I'd always imagined I'd be the kind of mum that would go for jogs with baby in the pram. Honestly, that was one of the main images in my head when I pictured early motherhood, as silly as that sounds. Going for a run with baby, dog and husband. And I think we did that a grand total of 2 times. And while it was lovely, it's definitely not a core memory of that time. Those are mostly the 'trying to get out the door with a crying baby and the pram getting stuck in the doorway' and the 'up again at 2am' kind of moments. And the cuddles and a lot of other good stuff, too... But, I wish the tough stuff would be normalized a little more, so that we don't end up with high expectations and wonky outcomes in those first few months, and all through the many phases of motherhood.
Before I give my 2 cents on why our predictions about motherhood can be so off, here are just a few other possible scenarios where our expectations vs reality may be out of alignment a little...
I'll be super organized and we'll still be able to do all the things we've done before.
Your brain needs a while to de-fog and any kind of organization will take a very different form for a while (and mostly involve stuff for the kid(s), leaving you water-less and exposed to the elements while little one has 5 changes of clothes for all eventualities). Making sure you feed and water yourself as well as the baby is going to be the height of organization for a while.
Lots of wide-eyed gazing at perfect baby toes and cheeks and fingers.
The gazing does happen and it's sometimes what gets you through the tough stuff, but you're mostly too tired for it or, quite frankly, it also gets a bit boring because there's a lot of time for staring.
I'll use maternity leave to catch up on my reading list and learn a new language.
Wondering what you've done all day (hint: keeping a tiny human alive takes ALL the time) and binge-watching the trashiest of TV.
I'll have an instant bond with my baby and a rush of love that will power me through the sleepless nights.
The bond might take a while to form and it's sheer grit that gets you through the first few months. It's ok if you're finding things hard and you're certainly not doing anything wrong or don't care for your baby enough.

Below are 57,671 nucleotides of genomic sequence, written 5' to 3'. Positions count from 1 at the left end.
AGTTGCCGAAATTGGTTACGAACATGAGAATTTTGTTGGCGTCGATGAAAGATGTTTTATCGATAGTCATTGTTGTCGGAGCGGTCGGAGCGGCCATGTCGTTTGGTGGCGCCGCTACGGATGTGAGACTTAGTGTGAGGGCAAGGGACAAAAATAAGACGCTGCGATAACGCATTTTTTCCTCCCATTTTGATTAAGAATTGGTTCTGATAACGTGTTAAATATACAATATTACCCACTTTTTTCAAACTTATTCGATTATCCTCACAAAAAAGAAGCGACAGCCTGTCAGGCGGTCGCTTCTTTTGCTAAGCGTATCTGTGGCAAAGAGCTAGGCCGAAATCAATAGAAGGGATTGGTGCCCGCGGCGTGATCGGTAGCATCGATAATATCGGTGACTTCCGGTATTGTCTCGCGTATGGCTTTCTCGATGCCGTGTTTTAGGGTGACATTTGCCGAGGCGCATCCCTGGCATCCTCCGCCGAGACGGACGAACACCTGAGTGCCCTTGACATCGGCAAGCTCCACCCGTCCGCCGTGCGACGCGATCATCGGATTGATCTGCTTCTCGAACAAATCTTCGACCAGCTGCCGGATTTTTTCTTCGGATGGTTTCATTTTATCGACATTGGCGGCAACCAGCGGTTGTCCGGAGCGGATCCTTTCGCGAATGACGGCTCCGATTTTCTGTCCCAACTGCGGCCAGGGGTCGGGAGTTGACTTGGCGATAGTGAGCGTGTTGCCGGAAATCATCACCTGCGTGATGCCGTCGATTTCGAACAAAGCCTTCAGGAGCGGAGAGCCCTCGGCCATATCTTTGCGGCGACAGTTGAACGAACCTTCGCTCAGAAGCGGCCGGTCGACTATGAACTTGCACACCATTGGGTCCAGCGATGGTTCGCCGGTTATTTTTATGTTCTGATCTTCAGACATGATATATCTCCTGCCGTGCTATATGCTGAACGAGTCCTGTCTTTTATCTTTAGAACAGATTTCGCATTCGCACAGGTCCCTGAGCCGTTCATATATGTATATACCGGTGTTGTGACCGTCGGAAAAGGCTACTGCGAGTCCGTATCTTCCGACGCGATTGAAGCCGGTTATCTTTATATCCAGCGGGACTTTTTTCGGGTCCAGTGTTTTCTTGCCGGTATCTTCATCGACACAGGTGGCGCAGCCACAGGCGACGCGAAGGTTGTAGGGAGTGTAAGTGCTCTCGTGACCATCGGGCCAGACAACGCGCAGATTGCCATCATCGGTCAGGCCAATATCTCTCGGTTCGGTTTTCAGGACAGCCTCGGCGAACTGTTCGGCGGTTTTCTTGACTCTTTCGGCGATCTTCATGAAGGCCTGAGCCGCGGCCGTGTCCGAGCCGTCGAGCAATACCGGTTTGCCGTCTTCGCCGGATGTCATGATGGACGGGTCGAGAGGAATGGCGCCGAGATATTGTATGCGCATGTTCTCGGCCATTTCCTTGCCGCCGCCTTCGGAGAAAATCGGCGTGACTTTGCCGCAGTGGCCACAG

Why the many discrepancies between our imagined motherhood and the realities?
I think many of us expect it to be easier than it is because of how mum life is portrayed on social media (filtered) or even by our friends, who may be keeping the juicy truths to themselves. There's been a lot more honesty on social media around motherhood in recent years, which is so brilliant to see, but it's still largely outnumbered by the #blessed crowd.
I'm of course not saying that all we should do is complain about motherhood and how hard it is, but you simply cannot overemphasize the reassuring feeling of solidarity. Of knowing that it's not just you, that you're not alone. That your version of coping is valid and good enough.
As a society, I think we've minimized how monumental the transition into motherhood really is, and we feel we have to act accordingly, despite the lack of support - both from the healthcare system and from family and friends. We aren't meant to do any of this on our own, but society and life in general haven't caught up to the fact yet that we don't live next door to 3 generations of our family anymore, or have hoards of aunts and uncles who can come to the babysitter rescue when needed.
As you embark on your motherhood journey, it's worth checking in with your expectations for each stop/chapter. What are you hoping the baby/toddler/preschool/primary school age will be like?
Which bits seem important to focus on (table manners make the top 3 in our house right now and time to exercise for both parents has been top of the list for a long time).
Which others could you soften your expectations around?
Take a birds' eye view frequently to see where things and expectations have gone wonky and adjust as necessary. Easier said than done but vital to at least attempt.
A heads up about the realities of motherhood isn't necessarily going to make the transition or the whole journey any easier. But it might just create more realistic expectations from the outset and allow for some meaningful conversations and preparations before entering motherhood, that goes beyond birth plans, feeding choices and the newest gadgets.
About the Author:
Silke Thistlewood founded her business – ‘Raise Up Mums’ – in 2018 after her own struggle with postnatal depression and anxiety, and being unable to find suitable well-being resources for mothers. She supports women as they adjust to motherhood (an often overlooked and underestimated transition) with realistic self-care and resilience tools, and an online community.
She’s passionate about mothers receiving more support during the early years of parenting, which her upcoming book 'The Mother-Loving Guide' forms her huge part of (launching 15th June 2022).
In her spare time, which she’s able to negotiate more and more expertly nowadays, Silke loves submerging in open water and lifting heavy things, preferably over her head. She lives with her husband and two daughters in Kent, waiting with bated breath to adopt a rescue dog, after losing their ‘practice baby’ chocolate lab after 13 years.
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Purchase Silke's book: 'The Mother-Loving Guide'